The alleged abuse victims would be paid according to a point system -- or “matrix” -- that takes into account levels of physical, emotional and sexual abuse and the duration of the alleged abuse, said Sandford Frey, a bankruptcy attorney representing the Hare Krishna society.

Attorneys on both sides will eventually determine the amount of damages each alleged victim is entitled to receive, but the payments will generally range from $6,000 to $50,000, Frey said.

The settlement has elicited mixed feelings among some of the alleged victims.

“It kind of feels like a cop-out,” said Harry Watson, 31, who said he was sexually abused while at schools in West Virginia and India. “They have a lot more money, but they were basically crying, ‘We’re poor, we’re poor.’ Personally, I would have liked to have my day in court.”

Watson alleges that adults at the schools repeatedly abused him over several years.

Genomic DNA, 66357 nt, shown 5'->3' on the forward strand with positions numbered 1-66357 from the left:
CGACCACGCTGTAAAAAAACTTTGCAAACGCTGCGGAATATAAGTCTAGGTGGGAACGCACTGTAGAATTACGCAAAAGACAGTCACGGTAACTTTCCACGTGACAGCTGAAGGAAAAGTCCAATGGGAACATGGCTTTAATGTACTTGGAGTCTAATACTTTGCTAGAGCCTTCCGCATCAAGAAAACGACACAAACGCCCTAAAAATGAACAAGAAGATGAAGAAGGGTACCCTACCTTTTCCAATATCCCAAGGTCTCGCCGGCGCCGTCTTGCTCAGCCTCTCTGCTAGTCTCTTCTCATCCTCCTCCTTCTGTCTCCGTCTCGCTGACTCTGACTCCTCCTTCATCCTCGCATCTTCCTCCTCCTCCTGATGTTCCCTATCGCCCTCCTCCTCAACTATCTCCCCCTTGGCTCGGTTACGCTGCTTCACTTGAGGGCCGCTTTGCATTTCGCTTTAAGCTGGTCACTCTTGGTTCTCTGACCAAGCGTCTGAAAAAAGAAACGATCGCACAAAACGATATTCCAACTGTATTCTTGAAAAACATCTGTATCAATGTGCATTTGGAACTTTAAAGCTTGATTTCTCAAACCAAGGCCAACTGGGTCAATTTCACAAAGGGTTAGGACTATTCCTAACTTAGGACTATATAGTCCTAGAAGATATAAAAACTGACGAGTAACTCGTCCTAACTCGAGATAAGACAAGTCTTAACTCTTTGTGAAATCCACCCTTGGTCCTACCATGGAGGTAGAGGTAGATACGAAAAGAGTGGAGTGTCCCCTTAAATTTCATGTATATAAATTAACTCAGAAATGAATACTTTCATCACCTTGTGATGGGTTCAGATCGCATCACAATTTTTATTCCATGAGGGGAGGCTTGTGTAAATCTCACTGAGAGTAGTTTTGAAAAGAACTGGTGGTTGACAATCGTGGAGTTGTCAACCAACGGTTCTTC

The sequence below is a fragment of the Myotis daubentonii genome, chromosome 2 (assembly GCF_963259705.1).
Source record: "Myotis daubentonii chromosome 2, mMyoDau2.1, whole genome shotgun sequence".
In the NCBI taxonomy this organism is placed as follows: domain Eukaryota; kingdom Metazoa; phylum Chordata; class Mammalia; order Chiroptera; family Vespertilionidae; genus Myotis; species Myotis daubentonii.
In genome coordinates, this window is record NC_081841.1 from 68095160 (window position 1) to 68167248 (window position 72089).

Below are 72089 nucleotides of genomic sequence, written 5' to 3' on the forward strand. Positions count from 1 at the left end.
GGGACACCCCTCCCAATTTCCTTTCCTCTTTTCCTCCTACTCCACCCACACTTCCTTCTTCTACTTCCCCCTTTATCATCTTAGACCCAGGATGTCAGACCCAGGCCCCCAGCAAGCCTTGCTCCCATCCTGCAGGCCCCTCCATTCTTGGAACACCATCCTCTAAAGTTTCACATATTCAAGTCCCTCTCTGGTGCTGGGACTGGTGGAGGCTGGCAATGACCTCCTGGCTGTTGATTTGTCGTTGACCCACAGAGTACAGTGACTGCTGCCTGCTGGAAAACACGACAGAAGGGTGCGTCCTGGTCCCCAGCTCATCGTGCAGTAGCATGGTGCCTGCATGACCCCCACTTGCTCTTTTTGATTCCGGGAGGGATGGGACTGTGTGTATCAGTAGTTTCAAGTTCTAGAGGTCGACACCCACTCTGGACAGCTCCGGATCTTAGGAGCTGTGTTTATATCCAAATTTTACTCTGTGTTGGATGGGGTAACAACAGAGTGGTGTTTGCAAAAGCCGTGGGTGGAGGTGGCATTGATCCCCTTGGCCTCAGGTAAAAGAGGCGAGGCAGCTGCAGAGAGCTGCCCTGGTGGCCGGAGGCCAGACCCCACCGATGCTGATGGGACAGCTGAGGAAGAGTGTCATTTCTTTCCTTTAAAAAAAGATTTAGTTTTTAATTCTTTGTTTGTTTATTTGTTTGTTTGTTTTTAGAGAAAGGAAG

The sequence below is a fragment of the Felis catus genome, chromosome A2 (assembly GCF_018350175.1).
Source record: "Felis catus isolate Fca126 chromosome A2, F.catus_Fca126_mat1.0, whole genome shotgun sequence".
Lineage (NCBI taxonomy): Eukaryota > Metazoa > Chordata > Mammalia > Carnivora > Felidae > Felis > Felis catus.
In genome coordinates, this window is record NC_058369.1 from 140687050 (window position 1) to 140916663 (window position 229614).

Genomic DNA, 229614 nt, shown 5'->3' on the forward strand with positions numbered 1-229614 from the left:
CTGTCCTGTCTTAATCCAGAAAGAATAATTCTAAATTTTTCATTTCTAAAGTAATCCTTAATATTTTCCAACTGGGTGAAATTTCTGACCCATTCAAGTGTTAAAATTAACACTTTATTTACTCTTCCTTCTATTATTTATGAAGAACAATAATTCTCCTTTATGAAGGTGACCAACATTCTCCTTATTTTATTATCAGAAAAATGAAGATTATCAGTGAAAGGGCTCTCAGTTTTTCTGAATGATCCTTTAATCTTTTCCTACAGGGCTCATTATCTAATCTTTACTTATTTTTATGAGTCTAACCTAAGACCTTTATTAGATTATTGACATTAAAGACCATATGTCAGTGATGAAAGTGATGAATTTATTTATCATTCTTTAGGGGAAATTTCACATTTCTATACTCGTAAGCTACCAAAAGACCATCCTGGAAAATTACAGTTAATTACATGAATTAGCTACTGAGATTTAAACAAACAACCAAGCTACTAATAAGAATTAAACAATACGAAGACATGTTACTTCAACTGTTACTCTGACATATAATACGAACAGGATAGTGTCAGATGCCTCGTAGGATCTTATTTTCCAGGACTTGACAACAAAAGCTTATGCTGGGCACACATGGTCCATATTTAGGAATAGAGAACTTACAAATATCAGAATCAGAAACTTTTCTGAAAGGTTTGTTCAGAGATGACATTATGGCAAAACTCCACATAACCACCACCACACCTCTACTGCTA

“I was beaten, I was starved, I was punched in the face, I was raped,” Watson said. “I don’t consider myself to have been molested. I was raped.”

Watson said more than 10 years passed before he told his mother about the abuse.

“I was so young, I don’t even think I understood what rape was,” he said. “I don’t think I could say I was raped, because I had no idea. I had no knowledge about what they were doing to me.”

A 31-year-old personal trainer who lives in Newbury Park said she was sent to a boarding school in the 1970s so her father could become a Krishna priest in India. She said she was beaten and sexually abused there.

“Most of the relationships with adults were troubling,” said the woman, who asked to remain anonymous because she doesn’t want people to know about the sexual abuse allegations. “A lot of the people supervising us were young and troubled themselves, and they did not know what to do with all these kids. They didn’t know how to treat themselves, and they ... sure didn’t know how to treat children.”

Nevertheless, she said she thought the settlement was a positive step.

“In all honesty, I expected nothing,” she said. “I think for all the kids that were abused, this will offer them opportunities they did not have before, because a lot of us grew up without a family. I also think [the order] will take more steps to prevent things like this from happening again.”